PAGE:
Online Lecture: Tracing the History of English Spelling Practices

Date: 23rd March 2021

Time: 7pm

Location: Online

“If we go on as we have done a few Centuries longer, our words will gradually cease to express Sounds; they will only stand for things, as the written words do in the Chinese Language” (Benjamin Franklin, Letter to Mary Stevenson, 1768)

Have you ever wondered why…. words like son and sun sound the same but are spelt differently; we write ‘c’ in choice but ‘s’ in choose; we pronounce busy as though the first letter was an ‘i’ not a ‘u’; we write many letters that we don’t pronounce, such as ‘h’ in ghost, ‘p’ in psychology or ‘b’ in doubt…? In other words, why the English spelling system is irregular, quirky and seemingly unpredictable at times. If that is the case, this talk is definitely for you!

After introducing the spelling practices during the Old English period (when words were to a great extent spelt as they sounded), this talk will address the various issues raised above and many others by providing an overview of the main forces behind the current spelling system and the lack of alignment between spelling and pronunciation (with particular focus on attempts to mark vocalic length, and the impact of important sound changes as well as foreign spelling practices and terms). The session will also offer an opportunity for participants to ask further questions and discuss the future of the English spelling system.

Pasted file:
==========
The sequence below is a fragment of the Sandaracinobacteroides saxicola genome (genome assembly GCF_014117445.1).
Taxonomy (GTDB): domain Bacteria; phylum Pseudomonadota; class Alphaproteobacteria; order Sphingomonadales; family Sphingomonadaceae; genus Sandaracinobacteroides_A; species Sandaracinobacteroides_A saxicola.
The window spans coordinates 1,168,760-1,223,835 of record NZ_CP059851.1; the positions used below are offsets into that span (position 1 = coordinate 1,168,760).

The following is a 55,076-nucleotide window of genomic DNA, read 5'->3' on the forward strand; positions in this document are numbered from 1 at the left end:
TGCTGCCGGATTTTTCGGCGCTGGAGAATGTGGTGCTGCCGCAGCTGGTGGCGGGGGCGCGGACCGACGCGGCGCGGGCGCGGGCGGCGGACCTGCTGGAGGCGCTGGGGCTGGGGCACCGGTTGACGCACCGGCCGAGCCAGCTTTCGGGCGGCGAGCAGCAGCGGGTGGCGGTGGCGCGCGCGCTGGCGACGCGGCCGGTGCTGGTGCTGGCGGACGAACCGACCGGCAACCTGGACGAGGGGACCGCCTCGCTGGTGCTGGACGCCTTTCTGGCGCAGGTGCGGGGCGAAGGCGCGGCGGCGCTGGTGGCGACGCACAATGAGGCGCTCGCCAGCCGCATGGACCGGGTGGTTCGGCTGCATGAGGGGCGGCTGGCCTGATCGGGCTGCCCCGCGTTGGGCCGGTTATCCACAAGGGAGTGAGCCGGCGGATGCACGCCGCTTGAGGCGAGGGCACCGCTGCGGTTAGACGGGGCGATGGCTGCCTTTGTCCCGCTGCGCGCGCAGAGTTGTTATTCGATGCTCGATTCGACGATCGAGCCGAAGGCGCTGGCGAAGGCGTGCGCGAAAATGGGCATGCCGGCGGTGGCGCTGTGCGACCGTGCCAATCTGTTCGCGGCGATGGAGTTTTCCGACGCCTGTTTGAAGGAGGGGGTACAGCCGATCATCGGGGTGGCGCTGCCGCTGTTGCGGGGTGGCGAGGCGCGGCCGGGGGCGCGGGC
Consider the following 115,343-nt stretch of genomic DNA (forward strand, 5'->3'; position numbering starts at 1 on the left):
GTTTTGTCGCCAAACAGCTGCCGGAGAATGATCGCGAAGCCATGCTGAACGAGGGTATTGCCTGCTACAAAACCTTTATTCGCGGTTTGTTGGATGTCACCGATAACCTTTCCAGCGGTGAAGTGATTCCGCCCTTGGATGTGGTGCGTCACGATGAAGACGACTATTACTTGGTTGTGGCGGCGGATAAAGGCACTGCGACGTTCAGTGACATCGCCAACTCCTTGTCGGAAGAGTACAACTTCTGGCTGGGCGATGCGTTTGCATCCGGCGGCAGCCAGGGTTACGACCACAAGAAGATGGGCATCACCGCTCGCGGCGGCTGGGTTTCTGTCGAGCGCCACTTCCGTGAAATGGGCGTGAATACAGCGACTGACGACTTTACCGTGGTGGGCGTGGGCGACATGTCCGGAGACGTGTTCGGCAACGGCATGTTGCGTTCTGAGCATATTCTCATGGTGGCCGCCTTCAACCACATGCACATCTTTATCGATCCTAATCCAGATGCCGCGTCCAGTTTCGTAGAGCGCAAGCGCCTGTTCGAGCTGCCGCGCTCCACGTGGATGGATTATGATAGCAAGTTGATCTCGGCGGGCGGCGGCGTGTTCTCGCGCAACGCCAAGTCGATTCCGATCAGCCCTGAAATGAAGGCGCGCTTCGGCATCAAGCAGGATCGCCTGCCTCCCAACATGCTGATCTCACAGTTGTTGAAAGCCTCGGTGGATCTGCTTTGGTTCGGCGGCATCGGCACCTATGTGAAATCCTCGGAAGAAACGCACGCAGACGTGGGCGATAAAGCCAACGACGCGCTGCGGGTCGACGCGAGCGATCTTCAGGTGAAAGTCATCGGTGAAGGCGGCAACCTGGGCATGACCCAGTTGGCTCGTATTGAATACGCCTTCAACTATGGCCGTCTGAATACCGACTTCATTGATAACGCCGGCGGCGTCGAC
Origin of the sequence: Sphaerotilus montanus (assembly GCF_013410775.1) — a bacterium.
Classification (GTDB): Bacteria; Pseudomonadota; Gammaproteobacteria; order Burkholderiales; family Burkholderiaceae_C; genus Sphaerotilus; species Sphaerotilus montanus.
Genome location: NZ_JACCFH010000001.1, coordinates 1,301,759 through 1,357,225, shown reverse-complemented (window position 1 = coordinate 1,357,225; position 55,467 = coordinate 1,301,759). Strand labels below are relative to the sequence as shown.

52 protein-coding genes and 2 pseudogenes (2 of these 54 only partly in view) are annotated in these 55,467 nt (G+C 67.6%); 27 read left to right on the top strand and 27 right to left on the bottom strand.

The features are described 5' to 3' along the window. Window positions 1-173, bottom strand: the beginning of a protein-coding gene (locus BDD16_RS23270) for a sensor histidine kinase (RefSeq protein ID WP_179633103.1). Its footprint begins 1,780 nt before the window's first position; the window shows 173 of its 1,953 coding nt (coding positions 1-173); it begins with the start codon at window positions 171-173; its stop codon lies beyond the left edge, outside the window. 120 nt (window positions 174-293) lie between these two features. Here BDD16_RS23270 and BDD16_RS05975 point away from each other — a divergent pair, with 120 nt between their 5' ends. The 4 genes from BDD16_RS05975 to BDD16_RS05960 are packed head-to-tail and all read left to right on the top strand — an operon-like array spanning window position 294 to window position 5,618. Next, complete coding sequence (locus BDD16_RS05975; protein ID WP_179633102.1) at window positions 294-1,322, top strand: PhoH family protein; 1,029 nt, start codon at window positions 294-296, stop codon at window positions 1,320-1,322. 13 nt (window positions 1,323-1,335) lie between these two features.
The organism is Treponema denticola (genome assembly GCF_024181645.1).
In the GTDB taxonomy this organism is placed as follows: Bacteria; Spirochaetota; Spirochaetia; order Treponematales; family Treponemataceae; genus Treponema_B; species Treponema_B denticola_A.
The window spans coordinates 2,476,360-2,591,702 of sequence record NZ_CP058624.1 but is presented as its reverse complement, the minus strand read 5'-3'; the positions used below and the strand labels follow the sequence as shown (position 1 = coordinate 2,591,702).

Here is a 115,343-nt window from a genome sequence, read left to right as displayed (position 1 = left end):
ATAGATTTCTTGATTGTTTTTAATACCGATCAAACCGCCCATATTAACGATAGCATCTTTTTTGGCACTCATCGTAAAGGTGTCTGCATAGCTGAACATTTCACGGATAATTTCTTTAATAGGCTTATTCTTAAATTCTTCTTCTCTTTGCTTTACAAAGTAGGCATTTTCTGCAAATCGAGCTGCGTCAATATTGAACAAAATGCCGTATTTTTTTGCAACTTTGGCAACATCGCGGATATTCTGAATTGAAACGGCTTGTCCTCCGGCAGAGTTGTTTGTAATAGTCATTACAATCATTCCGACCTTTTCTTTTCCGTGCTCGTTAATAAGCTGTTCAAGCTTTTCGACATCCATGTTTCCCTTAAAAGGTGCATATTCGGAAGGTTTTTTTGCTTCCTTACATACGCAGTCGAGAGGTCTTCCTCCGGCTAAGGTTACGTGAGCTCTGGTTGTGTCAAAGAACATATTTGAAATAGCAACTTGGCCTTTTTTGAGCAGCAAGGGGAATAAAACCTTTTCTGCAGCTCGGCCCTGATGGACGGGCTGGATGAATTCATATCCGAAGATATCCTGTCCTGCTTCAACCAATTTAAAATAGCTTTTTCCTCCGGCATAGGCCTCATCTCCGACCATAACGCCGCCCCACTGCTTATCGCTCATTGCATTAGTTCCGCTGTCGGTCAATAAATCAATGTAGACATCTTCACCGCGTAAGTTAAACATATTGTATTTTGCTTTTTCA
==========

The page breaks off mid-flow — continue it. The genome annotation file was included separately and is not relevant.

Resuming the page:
Dr Sara M. Pons-Sanz is a Reader in Language and Communication (Language Variation and Change) at Cardiff University. For further information, visit

This talk will take place online over Zoom. We will email the joining link one hour before the start time. The zoom will be open from 6.45pm ready for a 7pm start. Please purchase one ticket per device.

Picture: The Ormulum text from 1180 (Oxford, Bodleian Library, MS Junius 1). The author, Orm, could be said to be the first spelling reformer in English.